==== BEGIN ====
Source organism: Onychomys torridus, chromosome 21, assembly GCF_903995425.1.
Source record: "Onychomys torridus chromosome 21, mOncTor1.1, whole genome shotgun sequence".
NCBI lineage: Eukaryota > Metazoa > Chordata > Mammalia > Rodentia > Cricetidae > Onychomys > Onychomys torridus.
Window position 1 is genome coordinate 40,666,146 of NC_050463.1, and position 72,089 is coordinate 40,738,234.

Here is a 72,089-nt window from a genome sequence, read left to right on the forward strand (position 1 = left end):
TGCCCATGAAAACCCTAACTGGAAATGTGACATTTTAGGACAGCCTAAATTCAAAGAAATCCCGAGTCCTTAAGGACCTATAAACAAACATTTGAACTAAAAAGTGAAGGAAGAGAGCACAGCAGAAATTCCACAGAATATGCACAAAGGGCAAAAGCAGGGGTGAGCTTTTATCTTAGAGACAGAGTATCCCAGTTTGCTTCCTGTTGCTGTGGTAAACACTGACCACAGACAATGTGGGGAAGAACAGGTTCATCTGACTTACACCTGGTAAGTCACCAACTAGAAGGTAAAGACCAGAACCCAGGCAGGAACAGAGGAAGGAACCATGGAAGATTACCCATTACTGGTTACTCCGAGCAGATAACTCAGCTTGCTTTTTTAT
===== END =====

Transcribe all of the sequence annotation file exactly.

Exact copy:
Source organism: Onychomys torridus, chromosome 21, assembly GCF_903995425.1.
Source record: "Onychomys torridus chromosome 21, mOncTor1.1, whole genome shotgun sequence".
NCBI lineage: Eukaryota > Metazoa > Chordata > Mammalia > Rodentia > Cricetidae > Onychomys > Onychomys torridus.
Window position 1 is genome coordinate 40,666,146 of NC_050463.1, and position 72,089 is coordinate 40,738,234.

Here is a 72,089-nt window from a genome sequence, read left to right on the forward strand (position 1 = left end):
TGCCCATGAAAACCCTAACTGGAAATGTGACATTTTAGGACAGCCTAAATTCAAAGAAATCCCGAGTCCTTAAGGACCTATAAACAAACATTTGAACTAAAAAGTGAAGGAAGAGAGCACAGCAGAAATTCCACAGAATATGCACAAAGGGCAAAAGCAGGGGTGAGCTTTTATCTTAGAGACAGAGTATCCCAGTTTGCTTCCTGTTGCTGTGGTAAACACTGACCACAGACAATGTGGGGAAGAACAGGTTCATCTGACTTACACCTGGTAAGTCACCAACTAGAAGGTAAAGACCAGAACCCAGGCAGGAACAGAGGAAGGAACCATGGAAGATTACCCATTACTGGTTACTCCGAGCAGATAACTCAGCTTGCTTTTTTAT